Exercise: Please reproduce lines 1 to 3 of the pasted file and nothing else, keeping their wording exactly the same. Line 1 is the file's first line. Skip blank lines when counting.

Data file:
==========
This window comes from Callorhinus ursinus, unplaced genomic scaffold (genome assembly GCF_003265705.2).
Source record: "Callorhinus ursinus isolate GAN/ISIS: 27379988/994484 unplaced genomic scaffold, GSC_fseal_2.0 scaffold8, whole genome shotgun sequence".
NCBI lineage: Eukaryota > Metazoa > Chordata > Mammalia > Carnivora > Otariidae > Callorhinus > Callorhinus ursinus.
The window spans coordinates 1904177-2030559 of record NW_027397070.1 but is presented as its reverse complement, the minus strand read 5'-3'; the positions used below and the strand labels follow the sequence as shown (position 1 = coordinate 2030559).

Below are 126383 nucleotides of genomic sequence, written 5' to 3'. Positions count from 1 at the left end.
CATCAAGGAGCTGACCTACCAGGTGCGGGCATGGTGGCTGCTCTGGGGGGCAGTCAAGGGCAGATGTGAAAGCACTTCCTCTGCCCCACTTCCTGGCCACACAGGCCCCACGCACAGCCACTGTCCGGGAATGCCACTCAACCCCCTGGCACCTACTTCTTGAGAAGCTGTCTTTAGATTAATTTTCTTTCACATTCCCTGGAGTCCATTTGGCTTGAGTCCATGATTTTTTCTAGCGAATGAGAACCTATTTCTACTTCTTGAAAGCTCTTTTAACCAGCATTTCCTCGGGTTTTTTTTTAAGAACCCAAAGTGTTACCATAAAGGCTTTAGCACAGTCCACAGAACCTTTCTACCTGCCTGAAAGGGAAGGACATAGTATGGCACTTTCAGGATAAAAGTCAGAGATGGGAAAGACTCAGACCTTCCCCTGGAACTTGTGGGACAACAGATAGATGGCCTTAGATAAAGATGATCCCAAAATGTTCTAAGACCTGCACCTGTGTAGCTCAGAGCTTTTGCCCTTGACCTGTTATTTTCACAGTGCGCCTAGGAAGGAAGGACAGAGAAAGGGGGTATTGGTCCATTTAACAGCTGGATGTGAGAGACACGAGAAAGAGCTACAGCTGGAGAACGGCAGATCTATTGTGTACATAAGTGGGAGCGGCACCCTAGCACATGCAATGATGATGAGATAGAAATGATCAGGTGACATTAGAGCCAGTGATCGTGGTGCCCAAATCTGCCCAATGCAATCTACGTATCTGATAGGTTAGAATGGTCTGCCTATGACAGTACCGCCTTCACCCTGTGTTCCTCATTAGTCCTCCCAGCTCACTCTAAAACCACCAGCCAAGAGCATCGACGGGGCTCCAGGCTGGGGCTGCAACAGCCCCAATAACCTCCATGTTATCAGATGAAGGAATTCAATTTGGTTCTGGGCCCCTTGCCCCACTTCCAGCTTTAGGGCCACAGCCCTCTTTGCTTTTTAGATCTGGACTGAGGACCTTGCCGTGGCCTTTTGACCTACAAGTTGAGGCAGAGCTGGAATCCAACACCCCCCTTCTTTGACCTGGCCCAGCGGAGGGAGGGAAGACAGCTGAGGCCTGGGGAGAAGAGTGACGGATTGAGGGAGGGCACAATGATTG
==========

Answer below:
This window comes from Callorhinus ursinus, unplaced genomic scaffold (genome assembly GCF_003265705.2).
Source record: "Callorhinus ursinus isolate GAN/ISIS: 27379988/994484 unplaced genomic scaffold, GSC_fseal_2.0 scaffold8, whole genome shotgun sequence".
NCBI lineage: Eukaryota > Metazoa > Chordata > Mammalia > Carnivora > Otariidae > Callorhinus > Callorhinus ursinus.